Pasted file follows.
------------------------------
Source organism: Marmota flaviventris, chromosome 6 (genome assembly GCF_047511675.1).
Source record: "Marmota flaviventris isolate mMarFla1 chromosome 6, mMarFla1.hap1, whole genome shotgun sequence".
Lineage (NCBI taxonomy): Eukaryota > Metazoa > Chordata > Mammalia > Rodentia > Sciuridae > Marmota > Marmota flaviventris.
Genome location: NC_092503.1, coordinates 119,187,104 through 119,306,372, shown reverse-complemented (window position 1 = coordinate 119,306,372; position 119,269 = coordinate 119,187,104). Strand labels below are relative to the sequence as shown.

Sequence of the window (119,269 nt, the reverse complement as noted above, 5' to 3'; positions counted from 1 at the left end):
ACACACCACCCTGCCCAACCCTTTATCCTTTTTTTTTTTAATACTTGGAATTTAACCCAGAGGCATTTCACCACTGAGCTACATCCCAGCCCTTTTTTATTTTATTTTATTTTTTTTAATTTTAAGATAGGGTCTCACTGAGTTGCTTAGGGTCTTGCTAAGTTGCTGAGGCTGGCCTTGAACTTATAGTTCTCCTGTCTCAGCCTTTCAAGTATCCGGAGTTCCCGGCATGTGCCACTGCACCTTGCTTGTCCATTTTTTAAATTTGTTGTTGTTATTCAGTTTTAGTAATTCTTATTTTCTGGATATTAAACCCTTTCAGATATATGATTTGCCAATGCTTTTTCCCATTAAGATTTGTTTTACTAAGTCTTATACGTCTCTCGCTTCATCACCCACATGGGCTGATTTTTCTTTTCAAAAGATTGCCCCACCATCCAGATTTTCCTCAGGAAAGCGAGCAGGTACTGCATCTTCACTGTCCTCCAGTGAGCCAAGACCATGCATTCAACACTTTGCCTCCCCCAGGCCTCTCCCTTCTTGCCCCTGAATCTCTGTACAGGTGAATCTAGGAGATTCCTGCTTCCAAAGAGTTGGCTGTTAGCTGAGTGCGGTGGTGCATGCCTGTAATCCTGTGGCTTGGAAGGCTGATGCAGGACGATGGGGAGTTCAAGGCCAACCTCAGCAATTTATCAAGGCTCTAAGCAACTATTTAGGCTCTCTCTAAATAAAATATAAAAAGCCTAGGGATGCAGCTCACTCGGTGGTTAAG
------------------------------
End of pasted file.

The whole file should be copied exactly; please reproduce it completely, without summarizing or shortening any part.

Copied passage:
Source organism: Marmota flaviventris, chromosome 6 (genome assembly GCF_047511675.1).
Source record: "Marmota flaviventris isolate mMarFla1 chromosome 6, mMarFla1.hap1, whole genome shotgun sequence".
Lineage (NCBI taxonomy): Eukaryota > Metazoa > Chordata > Mammalia > Rodentia > Sciuridae > Marmota > Marmota flaviventris.
Genome location: NC_092503.1, coordinates 119,187,104 through 119,306,372, shown reverse-complemented (window position 1 = coordinate 119,306,372; position 119,269 = coordinate 119,187,104). Strand labels below are relative to the sequence as shown.

Sequence of the window (119,269 nt, the reverse complement as noted above, 5' to 3'; positions counted from 1 at the left end):
ACACACCACCCTGCCCAACCCTTTATCCTTTTTTTTTTTAATACTTGGAATTTAACCCAGAGGCATTTCACCACTGAGCTACATCCCAGCCCTTTTTTATTTTATTTTATTTTTTTTAATTTTAAGATAGGGTCTCACTGAGTTGCTTAGGGTCTTGCTAAGTTGCTGAGGCTGGCCTTGAACTTATAGTTCTCCTGTCTCAGCCTTTCAAGTATCCGGAGTTCCCGGCATGTGCCACTGCACCTTGCTTGTCCATTTTTTAAATTTGTTGTTGTTATTCAGTTTTAGTAATTCTTATTTTCTGGATATTAAACCCTTTCAGATATATGATTTGCCAATGCTTTTTCCCATTAAGATTTGTTTTACTAAGTCTTATACGTCTCTCGCTTCATCACCCACATGGGCTGATTTTTCTTTTCAAAAGATTGCCCCACCATCCAGATTTTCCTCAGGAAAGCGAGCAGGTACTGCATCTTCACTGTCCTCCAGTGAGCCAAGACCATGCATTCAACACTTTGCCTCCCCCAGGCCTCTCCCTTCTTGCCCCTGAATCTCTGTACAGGTGAATCTAGGAGATTCCTGCTTCCAAAGAGTTGGCTGTTAGCTGAGTGCGGTGGTGCATGCCTGTAATCCTGTGGCTTGGAAGGCTGATGCAGGACGATGGGGAGTTCAAGGCCAACCTCAGCAATTTATCAAGGCTCTAAGCAACTATTTAGGCTCTCTCTAAATAAAATATAAAAAGCCTAGGGATGCAGCTCACTCGGTGGTTAAG